ME: See answers #1 & #3, supra.

SG: I do in my personal emails, but not in my business account. 

AJ: As indicated above, I use rules to filter and sort messages. For example, most newsletters I subscribe to are sent to a separate folder. That gets them out of my inbox, and I can review them when I have time.

AP: Absolutely. I rely on conditional formatting rules to do all sorts of things in terms of automating email processing, tagging it to cases in my practice management system, forwarding emails to relevant parties as needed and whatnot.

How do they integrate with your existing legal practice management software?

DB: A number of practice management software programs have an Outlook plugin that makes it easy to send a copy of an email to be stored in the client matter file of my choice. I have used a number of different practice management programs over the last 20 years. Clio and MyCase store the emails in a form that resembles the original Outlook text. Others might also now, but they were among the first that I identified that did that saved emails to the case file with only 2 or 3 easy clicks.

ME: Integration is an important feature of why I have been using Daylite for nearly ten (10) years.  Daylite, through a company called Marketcircle, is a Mac OS-based program that works only on Mac Computers and Apple iOS devices.  It has a “Daylite Mail Assistant” that integrates with Apple Mail (note that due to some new security measures Apple recently implemented into its Mail program, there have been some recent growing pains.). The DMA allows you to tag the e-mail into Daylite. Tagging includes contacts, projects, tasks, and calendar appointments, inter alia.  This is great because when I look at the client/project/task/calendar, etc., in Daylite, I can see the e-mail traffic behind it without needing to open my e-mail.  Further, I can create tasks and assignments with deadlines directly in my e-mail via DMA that will appear on my staff’s Daylite assignment screen. This way, they can see the e-mail related to the project they have been assigned and can also see the entire e-mail history to the entire project without having been cc:ed on earlier e-mails.  This is great for new staff or staff that have not been on the project before. Additionally, Daylite has an iOS program with its main function baked in.  So, I can keep my work e-mail separate from my personal e-mail while on the go and have access to both my work e-mail and my law practice management program remotely.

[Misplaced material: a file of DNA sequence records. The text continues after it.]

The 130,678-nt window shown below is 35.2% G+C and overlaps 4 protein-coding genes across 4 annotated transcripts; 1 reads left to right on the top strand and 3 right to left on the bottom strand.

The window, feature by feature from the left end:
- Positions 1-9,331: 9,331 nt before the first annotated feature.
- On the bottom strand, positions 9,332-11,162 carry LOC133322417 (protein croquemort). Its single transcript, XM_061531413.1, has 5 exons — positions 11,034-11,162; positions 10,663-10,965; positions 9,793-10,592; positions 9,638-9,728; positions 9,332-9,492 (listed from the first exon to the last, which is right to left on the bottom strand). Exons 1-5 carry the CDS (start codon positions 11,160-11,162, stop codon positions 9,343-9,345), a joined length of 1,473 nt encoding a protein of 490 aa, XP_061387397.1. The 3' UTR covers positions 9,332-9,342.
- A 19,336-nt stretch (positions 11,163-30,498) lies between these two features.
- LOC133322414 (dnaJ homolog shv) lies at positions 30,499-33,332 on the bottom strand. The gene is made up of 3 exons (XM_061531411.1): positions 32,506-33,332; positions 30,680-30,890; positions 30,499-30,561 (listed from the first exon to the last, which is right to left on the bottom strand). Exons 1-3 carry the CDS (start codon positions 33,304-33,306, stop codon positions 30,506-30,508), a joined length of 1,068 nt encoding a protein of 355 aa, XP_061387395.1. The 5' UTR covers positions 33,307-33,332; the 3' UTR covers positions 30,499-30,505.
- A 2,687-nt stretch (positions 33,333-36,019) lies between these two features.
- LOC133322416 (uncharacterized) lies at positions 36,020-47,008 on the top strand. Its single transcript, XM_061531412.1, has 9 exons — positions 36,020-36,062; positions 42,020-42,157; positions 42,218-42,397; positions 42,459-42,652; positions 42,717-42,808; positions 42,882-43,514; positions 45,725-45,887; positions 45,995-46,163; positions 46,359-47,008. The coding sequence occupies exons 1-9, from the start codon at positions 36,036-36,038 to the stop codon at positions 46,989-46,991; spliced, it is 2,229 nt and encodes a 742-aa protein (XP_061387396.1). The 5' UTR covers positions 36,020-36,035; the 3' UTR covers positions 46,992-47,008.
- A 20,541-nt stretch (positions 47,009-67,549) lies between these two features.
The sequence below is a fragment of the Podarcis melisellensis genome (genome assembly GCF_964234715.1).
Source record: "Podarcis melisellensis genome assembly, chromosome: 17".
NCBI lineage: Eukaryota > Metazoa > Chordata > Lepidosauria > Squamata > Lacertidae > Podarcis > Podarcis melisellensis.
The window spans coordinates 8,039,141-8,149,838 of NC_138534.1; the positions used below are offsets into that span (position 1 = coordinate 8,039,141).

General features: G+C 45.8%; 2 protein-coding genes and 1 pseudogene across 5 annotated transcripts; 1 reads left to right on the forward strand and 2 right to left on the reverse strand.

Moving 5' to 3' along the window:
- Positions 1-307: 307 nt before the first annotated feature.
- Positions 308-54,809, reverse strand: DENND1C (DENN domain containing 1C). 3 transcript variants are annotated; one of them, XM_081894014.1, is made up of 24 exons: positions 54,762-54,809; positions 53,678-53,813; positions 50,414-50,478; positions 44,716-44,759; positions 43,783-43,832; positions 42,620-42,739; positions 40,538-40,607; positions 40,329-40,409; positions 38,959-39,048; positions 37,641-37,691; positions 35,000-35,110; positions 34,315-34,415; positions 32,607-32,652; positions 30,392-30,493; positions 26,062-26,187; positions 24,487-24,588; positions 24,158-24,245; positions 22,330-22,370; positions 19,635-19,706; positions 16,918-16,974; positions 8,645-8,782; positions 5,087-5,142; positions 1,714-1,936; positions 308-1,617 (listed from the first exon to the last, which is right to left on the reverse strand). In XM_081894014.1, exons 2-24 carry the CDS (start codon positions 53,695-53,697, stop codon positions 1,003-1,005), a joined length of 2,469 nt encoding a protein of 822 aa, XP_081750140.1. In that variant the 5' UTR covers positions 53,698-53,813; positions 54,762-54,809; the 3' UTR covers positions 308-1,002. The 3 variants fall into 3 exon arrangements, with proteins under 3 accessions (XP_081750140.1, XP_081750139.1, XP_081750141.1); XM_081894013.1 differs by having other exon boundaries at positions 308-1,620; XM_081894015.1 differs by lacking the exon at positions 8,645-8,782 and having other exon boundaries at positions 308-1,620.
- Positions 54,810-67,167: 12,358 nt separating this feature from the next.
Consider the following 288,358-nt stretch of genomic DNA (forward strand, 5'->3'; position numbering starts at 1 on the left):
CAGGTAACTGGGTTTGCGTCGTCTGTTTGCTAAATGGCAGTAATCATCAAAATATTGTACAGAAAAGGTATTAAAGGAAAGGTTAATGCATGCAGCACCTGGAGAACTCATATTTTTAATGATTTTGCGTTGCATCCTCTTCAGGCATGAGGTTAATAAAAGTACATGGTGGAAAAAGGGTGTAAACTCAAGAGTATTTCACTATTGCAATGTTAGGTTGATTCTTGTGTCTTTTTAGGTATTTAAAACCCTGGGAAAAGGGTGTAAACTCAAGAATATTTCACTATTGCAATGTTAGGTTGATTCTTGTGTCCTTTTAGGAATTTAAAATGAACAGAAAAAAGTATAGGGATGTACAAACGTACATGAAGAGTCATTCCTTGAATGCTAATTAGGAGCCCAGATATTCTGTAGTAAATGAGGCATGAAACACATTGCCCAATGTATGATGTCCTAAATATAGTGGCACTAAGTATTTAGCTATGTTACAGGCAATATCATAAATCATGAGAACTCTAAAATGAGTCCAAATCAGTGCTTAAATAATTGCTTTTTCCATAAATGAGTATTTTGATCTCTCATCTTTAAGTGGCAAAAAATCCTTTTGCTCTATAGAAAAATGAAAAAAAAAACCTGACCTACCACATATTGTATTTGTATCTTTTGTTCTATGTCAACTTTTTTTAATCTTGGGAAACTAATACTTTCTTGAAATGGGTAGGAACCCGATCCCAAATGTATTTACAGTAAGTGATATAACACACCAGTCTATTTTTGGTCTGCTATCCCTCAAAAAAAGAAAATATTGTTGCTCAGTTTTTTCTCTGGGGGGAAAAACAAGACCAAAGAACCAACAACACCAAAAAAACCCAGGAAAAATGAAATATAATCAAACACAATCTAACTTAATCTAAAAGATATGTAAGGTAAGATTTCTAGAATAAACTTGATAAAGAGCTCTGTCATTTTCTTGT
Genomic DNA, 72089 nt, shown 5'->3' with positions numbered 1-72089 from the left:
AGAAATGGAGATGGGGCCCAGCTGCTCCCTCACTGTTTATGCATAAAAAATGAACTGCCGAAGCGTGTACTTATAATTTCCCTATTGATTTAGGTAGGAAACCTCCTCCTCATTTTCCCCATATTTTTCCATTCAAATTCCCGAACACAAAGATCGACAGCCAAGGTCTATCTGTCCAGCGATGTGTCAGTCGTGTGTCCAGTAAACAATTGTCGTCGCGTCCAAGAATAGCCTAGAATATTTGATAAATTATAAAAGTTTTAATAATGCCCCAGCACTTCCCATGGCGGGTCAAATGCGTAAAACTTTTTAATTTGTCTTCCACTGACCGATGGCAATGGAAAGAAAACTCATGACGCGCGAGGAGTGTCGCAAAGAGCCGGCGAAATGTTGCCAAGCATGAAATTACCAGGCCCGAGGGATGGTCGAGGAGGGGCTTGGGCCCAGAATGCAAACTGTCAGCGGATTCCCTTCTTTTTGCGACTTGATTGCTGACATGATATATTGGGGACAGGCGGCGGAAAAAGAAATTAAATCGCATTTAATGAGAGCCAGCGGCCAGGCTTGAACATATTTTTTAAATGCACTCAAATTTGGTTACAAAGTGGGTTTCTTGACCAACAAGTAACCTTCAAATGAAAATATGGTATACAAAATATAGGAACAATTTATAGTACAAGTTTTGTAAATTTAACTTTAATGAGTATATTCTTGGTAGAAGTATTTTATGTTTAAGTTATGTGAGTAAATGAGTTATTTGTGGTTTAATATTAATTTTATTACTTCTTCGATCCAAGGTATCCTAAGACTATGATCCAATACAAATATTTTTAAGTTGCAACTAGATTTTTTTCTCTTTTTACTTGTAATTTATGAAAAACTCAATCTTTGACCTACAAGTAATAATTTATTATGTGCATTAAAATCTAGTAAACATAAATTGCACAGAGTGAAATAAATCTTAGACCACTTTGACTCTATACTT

SG: The Clio plugin sorts my email into individual client files.

AP: The integration with my practice management system is excellent. I am able to tag all of my communications so that they appear in the communications tab within the matter on the practice management system, I am able to enter time and even assign tasks without ever leaving my inbox. I can also set entire email threads as related to a specific matter or client, making them visible to all of my staff without them having to have been copied on the email.

How do you delegate email management within your team or firm?

ME: Management of e-mail in and of itself is not “delegated”.  But tasks related to e-mails are assigned through Daylite as discussed in #5, supra.